Farmers responded to additional economic incentive and an adequate weather window last fall by planting more winter wheat.
USDA’s first estimate of the 2021 crop, released Tuesday, estimates winter wheat seedings at 31.9 million acres nationwide.
That’s up 5% from the previous year. But, if realized, it still represents the fourth-lowest U.S. acreage on record.
“Planting and emergence progress was ahead of the five-year average pace throughout the season,” USDA noted in its report. “Seedings were mostly complete by Nov. 15.”
The breakdown of winter wheat planted last fall includes 22.3 million acres of hard red, 6.23 million acres of soft red (including Illinois), and 3.48 million acres of white winter wheat.
In Illinois, farmers planted 630,000 acres of wheat in the fall of 2020, up 11% from the previous year, and within 20,000 acres of the recent highwater mark of 650,000 acres planted for the 2019 crop.
“The weather cooperated extremely well, which is not always the case,” Danny Rubin, Illinois Wheat Association president from Fayette County, previously told FarmWeek. “It was dry when we planted, but we got enough rain for emergence after that.”
The largest increases of soft red wheat plantings occurred last fall in Indiana, Missouri, Tennessee and Wisconsin, with Illinois not far behind. Acres declined in some states, including Georgia, Maryland and Ohio, USDA reported.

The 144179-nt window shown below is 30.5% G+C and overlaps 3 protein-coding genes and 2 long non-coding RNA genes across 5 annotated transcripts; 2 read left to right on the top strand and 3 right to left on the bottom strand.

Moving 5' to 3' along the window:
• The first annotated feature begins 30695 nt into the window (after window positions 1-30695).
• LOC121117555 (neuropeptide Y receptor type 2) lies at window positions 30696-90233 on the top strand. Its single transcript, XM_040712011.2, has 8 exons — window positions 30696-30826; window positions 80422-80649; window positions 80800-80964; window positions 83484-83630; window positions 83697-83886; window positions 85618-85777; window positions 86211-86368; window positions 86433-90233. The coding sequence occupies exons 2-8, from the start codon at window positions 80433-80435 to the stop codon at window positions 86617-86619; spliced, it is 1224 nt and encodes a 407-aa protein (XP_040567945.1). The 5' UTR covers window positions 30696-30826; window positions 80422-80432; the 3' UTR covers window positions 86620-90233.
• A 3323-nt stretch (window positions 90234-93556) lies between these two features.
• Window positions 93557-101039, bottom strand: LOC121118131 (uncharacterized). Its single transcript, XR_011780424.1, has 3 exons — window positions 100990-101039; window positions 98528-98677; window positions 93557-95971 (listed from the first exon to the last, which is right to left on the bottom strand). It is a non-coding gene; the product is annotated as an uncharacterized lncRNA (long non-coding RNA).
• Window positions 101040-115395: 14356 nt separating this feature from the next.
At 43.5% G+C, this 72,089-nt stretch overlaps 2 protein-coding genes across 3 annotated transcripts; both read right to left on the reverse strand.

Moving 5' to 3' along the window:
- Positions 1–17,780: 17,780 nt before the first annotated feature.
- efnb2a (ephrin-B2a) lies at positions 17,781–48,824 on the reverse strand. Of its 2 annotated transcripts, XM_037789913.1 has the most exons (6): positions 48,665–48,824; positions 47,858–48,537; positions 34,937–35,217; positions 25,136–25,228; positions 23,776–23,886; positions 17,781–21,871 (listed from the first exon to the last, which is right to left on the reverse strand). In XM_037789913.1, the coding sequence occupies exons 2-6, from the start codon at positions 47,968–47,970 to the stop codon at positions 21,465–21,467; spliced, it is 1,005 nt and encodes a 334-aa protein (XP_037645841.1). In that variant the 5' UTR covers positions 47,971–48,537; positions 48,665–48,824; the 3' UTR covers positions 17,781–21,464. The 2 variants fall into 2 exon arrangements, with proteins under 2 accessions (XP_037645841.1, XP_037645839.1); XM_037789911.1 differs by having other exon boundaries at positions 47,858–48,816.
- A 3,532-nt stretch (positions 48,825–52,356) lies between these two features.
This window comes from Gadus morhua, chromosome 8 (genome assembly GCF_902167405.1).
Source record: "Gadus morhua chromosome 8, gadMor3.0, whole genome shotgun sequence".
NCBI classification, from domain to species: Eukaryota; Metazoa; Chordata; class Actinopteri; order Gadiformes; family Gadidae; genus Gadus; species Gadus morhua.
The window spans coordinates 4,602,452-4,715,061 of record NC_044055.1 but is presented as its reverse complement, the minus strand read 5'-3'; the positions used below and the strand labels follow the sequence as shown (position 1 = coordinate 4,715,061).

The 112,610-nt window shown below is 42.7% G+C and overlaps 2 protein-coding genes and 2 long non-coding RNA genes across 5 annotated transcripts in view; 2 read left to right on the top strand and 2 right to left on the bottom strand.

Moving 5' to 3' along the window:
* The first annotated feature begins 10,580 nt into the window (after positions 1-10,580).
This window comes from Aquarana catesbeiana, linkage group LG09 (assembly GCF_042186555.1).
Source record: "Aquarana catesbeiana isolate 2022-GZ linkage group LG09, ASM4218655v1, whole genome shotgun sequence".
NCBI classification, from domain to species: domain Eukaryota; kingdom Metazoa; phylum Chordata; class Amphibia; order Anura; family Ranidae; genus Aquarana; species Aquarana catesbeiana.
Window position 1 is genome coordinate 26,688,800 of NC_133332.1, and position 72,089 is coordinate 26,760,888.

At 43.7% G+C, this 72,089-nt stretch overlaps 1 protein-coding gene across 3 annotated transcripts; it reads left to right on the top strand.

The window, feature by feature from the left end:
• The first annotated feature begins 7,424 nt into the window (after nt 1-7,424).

The wheat yield averaged 68 bushels per acre in Illinois last year, up 1 bushel from the 2019 season. But statewide production slipped from 36.85 million bushels in 2019 to 35.36 million bushels in 2020 due to the acreage decline.
This season, a price rally for wheat and soybeans prompted some farmers to plant more wheat as part of a double-crop rotation, particularly in parts of southern Illinois.
USDA raised its season-average price estimate for wheat by 15 cents Tuesday to $4.85 per bushel while soybean prices shot up 60 cents to an average of $11.15.
However, wheat condition ratings in Illinois slipped from 79% good to excellent as of Nov. 30 to 50% good to excellent as of Jan. 3.
In other crop news, USDA pegged sorghum production at 373 million bushels for 2020, up 9% from the previous year. Sorghum acres increased 12% to 5.8 million last year while the national yield averaged 73.2 bushels per acre, up .2 of a bushel compared to 2019.